Presented by Omari Souza
For members of the African diaspora, Design and other methods of creative expression have been an exploration of the trauma of our abduction and continental separation. Although the labor and bodies of slaves assisted in furthering the wealth of western society, the economic, cultural, and technological contributions of those slaves and their descendants have often been omitted from Western history books. Furthermore, poor record-keeping during African captivity has made it impossible for most to make any valid claim to specific cultural African linage. We have simultaneously been rendered less American due to the captive status of our Ancestors and less African due to the same captivity. But how does this reality evolve once humans are capable of living off-planet? Omari's research interest is to explore how life in space will impact the creative expressions of people of color. This presentation will pose “what if” questions predicated on using our medium to challenge what is and how we might influence a better future through the strength of our design solutions. With influences of post-colonist writings from Franz Fanon, Aimé Césaire, and Edward Said to speculate how an African-Lunar Design aesthetic could be utilized to challenge how we challenge the colonial lens.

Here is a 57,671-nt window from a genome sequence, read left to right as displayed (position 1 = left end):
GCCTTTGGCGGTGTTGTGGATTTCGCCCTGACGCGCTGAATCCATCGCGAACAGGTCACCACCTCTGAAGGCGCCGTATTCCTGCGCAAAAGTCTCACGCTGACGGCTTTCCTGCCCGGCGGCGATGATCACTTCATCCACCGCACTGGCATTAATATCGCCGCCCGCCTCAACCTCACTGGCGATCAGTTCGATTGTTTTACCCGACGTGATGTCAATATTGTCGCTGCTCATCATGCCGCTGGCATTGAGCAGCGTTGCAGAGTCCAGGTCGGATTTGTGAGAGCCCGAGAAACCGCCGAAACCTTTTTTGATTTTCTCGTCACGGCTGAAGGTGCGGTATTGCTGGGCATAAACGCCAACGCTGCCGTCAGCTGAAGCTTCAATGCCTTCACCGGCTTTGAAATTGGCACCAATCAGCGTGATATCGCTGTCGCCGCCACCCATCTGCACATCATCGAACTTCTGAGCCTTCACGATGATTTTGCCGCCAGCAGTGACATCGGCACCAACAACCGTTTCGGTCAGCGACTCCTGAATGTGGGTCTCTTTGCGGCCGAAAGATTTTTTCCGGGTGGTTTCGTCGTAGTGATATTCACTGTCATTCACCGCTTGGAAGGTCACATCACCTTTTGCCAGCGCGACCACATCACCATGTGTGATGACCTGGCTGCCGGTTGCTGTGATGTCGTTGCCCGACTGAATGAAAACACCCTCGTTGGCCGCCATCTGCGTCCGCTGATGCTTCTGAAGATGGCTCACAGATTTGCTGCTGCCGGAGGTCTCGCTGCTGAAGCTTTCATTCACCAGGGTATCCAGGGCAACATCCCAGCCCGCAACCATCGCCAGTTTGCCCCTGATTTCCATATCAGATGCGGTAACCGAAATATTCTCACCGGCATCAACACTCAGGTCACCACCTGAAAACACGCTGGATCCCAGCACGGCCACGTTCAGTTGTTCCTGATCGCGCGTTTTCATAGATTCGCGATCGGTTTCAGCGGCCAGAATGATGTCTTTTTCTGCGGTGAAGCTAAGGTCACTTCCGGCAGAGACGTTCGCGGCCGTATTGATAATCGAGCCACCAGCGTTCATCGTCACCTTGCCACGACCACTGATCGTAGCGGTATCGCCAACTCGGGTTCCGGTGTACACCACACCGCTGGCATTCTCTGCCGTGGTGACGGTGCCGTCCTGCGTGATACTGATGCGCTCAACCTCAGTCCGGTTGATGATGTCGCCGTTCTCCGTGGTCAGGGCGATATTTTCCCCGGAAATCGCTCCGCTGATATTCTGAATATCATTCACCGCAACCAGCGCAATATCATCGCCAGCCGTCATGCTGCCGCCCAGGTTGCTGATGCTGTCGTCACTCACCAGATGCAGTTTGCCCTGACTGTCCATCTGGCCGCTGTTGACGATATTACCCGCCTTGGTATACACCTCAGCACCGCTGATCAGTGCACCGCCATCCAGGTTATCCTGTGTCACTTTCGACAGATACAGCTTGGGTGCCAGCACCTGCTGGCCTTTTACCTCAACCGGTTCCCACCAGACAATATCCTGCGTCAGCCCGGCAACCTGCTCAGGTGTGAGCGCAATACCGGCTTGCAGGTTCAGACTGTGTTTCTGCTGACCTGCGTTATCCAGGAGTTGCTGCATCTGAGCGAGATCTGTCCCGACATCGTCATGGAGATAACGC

About Omari Souza
Omari is an assistant professor in the Communication Design program at Texas State University. He is the organizer of the State of Black Design Conference (online, April 2021). He previously organized and hosted a multipanel event titled "The State of Black Design" (online, Sept. 2020), which drew a live audience of 2,071 — the second-largest Livestream audience for an educational event in Texas State's history. Omari is a first-generation American of Jamaican descent, raised in the Bronx, New York. Before arriving at Texas State, he gained work experience with companies and institutions such asVIBEmagazine, the buffalo News, CBS Radio, and Case Western Reserve University. He earned a BFA in Digital Media from Cleveland Institute of Art and an MFA in Design from Kent State University. Omari's research explores the idea of perceptions and how visual narratives influence culture — how we view ourselves and others around us.